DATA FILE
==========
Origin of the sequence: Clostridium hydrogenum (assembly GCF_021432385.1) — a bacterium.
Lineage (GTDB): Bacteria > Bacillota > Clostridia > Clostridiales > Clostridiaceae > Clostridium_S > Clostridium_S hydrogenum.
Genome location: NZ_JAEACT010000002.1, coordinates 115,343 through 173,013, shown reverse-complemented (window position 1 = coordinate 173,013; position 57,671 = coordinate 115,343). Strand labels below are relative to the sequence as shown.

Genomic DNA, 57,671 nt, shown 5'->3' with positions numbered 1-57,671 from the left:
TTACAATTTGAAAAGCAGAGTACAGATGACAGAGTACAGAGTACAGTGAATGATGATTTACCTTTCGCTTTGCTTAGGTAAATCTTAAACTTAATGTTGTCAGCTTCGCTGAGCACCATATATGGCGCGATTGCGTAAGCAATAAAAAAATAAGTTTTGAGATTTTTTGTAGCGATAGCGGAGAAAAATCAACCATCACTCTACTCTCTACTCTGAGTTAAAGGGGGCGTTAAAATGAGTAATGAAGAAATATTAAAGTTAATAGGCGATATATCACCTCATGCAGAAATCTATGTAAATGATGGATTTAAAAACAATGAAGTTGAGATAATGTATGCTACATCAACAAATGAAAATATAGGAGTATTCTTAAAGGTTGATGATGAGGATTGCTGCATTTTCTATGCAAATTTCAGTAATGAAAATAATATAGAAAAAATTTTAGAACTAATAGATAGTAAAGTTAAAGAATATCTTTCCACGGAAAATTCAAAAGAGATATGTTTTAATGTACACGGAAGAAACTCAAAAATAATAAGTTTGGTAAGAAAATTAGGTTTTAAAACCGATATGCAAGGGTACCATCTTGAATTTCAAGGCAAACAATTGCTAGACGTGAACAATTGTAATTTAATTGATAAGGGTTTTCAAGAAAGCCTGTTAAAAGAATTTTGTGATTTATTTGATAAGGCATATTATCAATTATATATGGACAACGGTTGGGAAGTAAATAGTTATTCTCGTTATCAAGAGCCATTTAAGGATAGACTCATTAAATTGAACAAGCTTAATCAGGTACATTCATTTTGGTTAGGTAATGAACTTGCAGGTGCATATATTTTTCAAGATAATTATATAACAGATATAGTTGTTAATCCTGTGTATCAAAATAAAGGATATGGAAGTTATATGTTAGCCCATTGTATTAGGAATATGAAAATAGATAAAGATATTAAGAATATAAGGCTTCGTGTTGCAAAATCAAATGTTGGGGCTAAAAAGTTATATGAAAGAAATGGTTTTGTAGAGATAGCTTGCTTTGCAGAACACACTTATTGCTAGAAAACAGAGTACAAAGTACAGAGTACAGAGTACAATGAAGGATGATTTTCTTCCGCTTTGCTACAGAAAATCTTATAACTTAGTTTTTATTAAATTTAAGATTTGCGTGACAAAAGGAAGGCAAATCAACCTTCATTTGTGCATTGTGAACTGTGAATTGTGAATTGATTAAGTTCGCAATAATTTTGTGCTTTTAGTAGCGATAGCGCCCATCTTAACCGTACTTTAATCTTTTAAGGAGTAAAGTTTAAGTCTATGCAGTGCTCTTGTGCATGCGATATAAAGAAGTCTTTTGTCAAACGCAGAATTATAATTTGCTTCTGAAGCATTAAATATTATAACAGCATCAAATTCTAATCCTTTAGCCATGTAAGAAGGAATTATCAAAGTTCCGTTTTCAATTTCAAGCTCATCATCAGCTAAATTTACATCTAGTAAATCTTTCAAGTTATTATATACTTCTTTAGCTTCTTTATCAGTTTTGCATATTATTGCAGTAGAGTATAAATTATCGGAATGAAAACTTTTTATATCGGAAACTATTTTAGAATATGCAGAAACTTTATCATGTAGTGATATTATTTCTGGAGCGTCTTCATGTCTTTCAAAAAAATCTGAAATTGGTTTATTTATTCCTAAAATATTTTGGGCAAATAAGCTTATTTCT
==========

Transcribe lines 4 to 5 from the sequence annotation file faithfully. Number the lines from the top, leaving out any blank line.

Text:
Genomic DNA, 57,671 nt, shown 5'->3' with positions numbered 1-57,671 from the left:
TTACAATTTGAAAAGCAGAGTACAGATGACAGAGTACAGAGTACAGTGAATGATGATTTACCTTTCGCTTTGCTTAGGTAAATCTTAAACTTAATGTTGTCAGCTTCGCTGAGCACCATATATGGCGCGATTGCGTAAGCAATAAAAAAATAAGTTTTGAGATTTTTTGTAGCGATAGCGGAGAAAAATCAACCATCACTCTACTCTCTACTCTGAGTTAAAGGGGGCGTTAAAATGAGTAATGAAGAAATATTAAAGTTAATAGGCGATATATCACCTCATGCAGAAATCTATGTAAATGATGGATTTAAAAACAATGAAGTTGAGATAATGTATGCTACATCAACAAATGAAAATATAGGAGTATTCTTAAAGGTTGATGATGAGGATTGCTGCATTTTCTATGCAAATTTCAGTAATGAAAATAATATAGAAAAAATTTTAGAACTAATAGATAGTAAAGTTAAAGAATATCTTTCCACGGAAAATTCAAAAGAGATATGTTTTAATGTACACGGAAGAAACTCAAAAATAATAAGTTTGGTAAGAAAATTAGGTTTTAAAACCGATATGCAAGGGTACCATCTTGAATTTCAAGGCAAACAATTGCTAGACGTGAACAATTGTAATTTAATTGATAAGGGTTTTCAAGAAAGCCTGTTAAAAGAATTTTGTGATTTATTTGATAAGGCATATTATCAATTATATATGGACAACGGTTGGGAAGTAAATAGTTATTCTCGTTATCAAGAGCCATTTAAGGATAGACTCATTAAATTGAACAAGCTTAATCAGGTACATTCATTTTGGTTAGGTAATGAACTTGCAGGTGCATATATTTTTCAAGATAATTATATAACAGATATAGTTGTTAATCCTGTGTATCAAAATAAAGGATATGGAAGTTATATGTTAGCCCATTGTATTAGGAATATGAAAATAGATAAAGATATTAAGAATATAAGGCTTCGTGTTGCAAAATCAAATGTTGGGGCTAAAAAGTTATATGAAAGAAATGGTTTTGTAGAGATAGCTTGCTTTGCAGAACACACTTATTGCTAGAAAACAGAGTACAAAGTACAGAGTACAGAGTACAATGAAGGATGATTTTCTTCCGCTTTGCTACAGAAAATCTTATAACTTAGTTTTTATTAAATTTAAGATTTGCGTGACAAAAGGAAGGCAAATCAACCTTCATTTGTGCATTGTGAACTGTGAATTGTGAATTGATTAAGTTCGCAATAATTTTGTGCTTTTAGTAGCGATAGCGCCCATCTTAACCGTACTTTAATCTTTTAAGGAGTAAAGTTTAAGTCTATGCAGTGCTCTTGTGCATGCGATATAAAGAAGTCTTTTGTCAAACGCAGAATTATAATTTGCTTCTGAAGCATTAAATATTATAACAGCATCAAATTCTAATCCTTTAGCCATGTAAGAAGGAATTATCAAAGTTCCGTTTTCAATTTCAAGCTCATCATCAGCTAAATTTACATCTAGTAAATCTTTCAAGTTATTATATACTTCTTTAGCTTCTTTATCAGTTTTGCATATTATTGCAGTAGAGTATAAATTATCGGAATGAAAACTTTTTATATCGGAAACTATTTTAGAATATGCAGAAACTTTATCATGTAGTGATATTATTTCTGGAGCGTCTTCATGTCTTTCAAAAAAATCTGAAATTGGTTTATTTATTCCTAAAATATTTTGGGCAAATAAGCTTATTTCT